Ethics and Materiality
Indeed, there is no body as such; there are only bodies – male or female, black, brown, white, large or small – and the gradations in between. Bodies can be represented or understood not as entities in themselves or simply on a linear continuum with its polar extremes occupied by male and female bodies… but as a field, a two-dimensional continuum in which race (and possibly even class, caste, or religion) form body specifications.
In contrast to the body, embodiment is contextual, enmeshed within the specifics of place, time, physiology, and culture, which together compose enactment. Embodiment never coincides exactly with “the body,” however that normalized concept is understood. Whereas the body is an idealized form that gestures toward a Platonic reality, embodiment is the specific instantiation generated from the noise of difference.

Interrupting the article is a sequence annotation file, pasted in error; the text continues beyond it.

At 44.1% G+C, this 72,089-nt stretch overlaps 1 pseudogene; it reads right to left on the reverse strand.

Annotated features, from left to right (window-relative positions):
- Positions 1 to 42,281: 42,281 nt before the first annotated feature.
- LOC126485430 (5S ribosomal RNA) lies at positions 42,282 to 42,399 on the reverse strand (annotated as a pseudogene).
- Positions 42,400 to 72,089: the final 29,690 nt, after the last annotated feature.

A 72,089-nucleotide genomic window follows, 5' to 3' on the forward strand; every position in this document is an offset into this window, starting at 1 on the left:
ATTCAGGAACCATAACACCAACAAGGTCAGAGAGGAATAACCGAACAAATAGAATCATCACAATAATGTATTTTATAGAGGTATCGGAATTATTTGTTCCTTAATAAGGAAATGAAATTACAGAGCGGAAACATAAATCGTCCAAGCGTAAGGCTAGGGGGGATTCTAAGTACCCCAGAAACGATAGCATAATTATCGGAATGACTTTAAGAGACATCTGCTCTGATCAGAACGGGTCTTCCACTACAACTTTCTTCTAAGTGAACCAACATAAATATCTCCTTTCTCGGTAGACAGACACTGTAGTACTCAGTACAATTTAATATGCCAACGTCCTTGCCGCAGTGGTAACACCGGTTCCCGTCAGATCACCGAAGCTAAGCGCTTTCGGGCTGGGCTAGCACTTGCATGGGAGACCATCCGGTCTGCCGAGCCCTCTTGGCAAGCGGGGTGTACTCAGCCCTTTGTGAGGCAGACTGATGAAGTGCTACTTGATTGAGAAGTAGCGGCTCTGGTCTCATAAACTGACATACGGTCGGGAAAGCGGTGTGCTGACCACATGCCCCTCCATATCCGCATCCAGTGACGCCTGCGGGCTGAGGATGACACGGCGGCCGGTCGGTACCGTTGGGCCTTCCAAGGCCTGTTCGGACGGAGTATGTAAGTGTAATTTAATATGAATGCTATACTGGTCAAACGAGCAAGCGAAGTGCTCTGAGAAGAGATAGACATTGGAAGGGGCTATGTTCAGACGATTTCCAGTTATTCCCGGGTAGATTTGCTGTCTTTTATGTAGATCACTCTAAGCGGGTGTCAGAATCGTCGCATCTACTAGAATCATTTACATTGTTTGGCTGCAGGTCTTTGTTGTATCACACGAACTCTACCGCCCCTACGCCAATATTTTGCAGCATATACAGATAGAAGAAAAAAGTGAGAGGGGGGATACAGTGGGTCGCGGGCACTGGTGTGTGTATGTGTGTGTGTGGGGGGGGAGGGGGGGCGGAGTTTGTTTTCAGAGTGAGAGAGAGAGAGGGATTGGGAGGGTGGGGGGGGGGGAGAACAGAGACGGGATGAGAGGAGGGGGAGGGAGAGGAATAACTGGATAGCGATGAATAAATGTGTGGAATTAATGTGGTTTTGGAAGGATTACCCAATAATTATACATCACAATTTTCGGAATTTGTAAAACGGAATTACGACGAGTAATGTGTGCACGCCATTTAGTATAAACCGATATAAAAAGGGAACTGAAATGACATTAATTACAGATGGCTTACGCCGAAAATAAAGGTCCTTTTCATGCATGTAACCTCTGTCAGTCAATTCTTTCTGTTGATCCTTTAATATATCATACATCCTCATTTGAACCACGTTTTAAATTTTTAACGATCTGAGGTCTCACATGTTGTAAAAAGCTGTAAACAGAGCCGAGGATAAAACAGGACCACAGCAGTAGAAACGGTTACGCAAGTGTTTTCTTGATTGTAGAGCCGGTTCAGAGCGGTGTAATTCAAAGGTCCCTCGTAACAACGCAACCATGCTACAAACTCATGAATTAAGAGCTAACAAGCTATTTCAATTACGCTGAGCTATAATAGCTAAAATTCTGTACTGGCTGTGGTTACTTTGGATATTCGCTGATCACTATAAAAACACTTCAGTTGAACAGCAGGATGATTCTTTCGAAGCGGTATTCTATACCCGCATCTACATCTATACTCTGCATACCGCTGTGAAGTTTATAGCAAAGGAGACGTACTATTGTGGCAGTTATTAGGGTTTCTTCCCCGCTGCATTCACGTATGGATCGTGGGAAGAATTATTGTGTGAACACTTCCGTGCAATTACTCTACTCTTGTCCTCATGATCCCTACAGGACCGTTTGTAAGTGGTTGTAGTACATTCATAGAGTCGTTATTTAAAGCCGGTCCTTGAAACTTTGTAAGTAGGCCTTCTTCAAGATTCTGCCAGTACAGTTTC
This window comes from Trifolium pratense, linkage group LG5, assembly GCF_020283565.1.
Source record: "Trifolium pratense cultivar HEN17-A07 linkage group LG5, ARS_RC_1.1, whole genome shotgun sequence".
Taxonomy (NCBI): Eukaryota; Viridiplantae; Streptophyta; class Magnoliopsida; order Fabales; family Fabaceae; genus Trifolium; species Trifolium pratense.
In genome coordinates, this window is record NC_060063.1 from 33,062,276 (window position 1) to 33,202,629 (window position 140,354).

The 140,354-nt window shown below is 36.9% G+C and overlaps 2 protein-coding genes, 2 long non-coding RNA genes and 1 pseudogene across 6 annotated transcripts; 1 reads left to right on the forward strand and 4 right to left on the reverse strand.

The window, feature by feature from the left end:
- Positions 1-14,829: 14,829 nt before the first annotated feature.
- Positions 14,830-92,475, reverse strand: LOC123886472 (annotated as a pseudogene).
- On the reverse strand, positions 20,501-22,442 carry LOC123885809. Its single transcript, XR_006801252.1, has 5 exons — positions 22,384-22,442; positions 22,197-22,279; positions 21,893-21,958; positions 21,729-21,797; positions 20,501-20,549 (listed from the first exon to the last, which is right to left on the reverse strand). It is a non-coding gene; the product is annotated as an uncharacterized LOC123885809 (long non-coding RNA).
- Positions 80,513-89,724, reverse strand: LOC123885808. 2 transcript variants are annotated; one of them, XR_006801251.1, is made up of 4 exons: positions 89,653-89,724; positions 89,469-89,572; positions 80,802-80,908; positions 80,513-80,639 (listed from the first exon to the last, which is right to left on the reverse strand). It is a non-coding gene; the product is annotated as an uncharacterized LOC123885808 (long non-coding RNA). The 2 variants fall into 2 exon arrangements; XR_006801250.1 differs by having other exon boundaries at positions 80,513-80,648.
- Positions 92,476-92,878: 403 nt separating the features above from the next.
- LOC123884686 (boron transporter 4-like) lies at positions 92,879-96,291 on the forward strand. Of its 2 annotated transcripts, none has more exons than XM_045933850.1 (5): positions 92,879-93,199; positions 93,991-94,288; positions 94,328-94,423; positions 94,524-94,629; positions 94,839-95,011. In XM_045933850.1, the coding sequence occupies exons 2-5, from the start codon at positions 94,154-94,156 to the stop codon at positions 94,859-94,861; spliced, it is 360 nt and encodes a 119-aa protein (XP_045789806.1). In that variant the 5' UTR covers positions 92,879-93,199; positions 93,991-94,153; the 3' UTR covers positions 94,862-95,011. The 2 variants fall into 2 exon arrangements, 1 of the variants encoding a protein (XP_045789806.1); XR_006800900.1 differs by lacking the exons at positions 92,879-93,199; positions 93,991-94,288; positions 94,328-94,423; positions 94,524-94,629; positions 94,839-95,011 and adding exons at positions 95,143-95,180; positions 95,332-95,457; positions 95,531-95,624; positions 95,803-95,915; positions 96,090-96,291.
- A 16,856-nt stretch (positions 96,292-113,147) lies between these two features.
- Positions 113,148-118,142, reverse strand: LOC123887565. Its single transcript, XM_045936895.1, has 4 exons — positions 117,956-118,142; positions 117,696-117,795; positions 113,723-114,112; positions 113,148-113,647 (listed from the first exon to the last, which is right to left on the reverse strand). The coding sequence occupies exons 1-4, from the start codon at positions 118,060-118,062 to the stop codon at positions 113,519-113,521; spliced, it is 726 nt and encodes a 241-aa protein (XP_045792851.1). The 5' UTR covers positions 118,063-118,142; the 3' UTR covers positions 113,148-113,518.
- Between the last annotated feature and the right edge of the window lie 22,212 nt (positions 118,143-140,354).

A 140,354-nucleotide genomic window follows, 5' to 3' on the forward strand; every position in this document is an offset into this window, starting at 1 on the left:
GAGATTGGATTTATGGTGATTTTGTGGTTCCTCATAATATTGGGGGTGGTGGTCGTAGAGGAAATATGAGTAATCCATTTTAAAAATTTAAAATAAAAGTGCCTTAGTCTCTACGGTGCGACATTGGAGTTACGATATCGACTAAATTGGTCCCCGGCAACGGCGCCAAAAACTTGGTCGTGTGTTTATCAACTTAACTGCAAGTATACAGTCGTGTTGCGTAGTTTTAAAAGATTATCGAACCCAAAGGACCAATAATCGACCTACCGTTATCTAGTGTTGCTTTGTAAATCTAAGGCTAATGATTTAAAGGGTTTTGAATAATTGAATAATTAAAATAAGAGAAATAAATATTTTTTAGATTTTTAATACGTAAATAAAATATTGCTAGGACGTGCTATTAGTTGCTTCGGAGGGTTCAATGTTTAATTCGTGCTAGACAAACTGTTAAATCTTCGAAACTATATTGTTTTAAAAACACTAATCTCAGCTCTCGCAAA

-N. Katherine Hayles
It has occured to me, over the course of reading Hayles’ book How We Became PostHuman: Virtual Bodies in Cybernetics, Literature, and Informatics, that the field of ethics, and specifically of bioethics, is all about realizing the data made flesh. Or, to be less obscure, it’s about realizing that while we’re all individuals, we also are all connected with one another. The arguments about multiple and conflicting autonomies make no sense if you take the modernist concept of each of us being a separate and unattached beings. Likewise, the postmodernist, disembodied concept of self also has very little play, because beneficience (and again, autonomy) is often tied to a physicality that postmodernity prefers to ignore. It’s when we get to this material poiesis, this materiality of data made flesh, that we have a system that acknowledges both the physicality of the body and the connectivity of the, for lack of better word, soul, or self.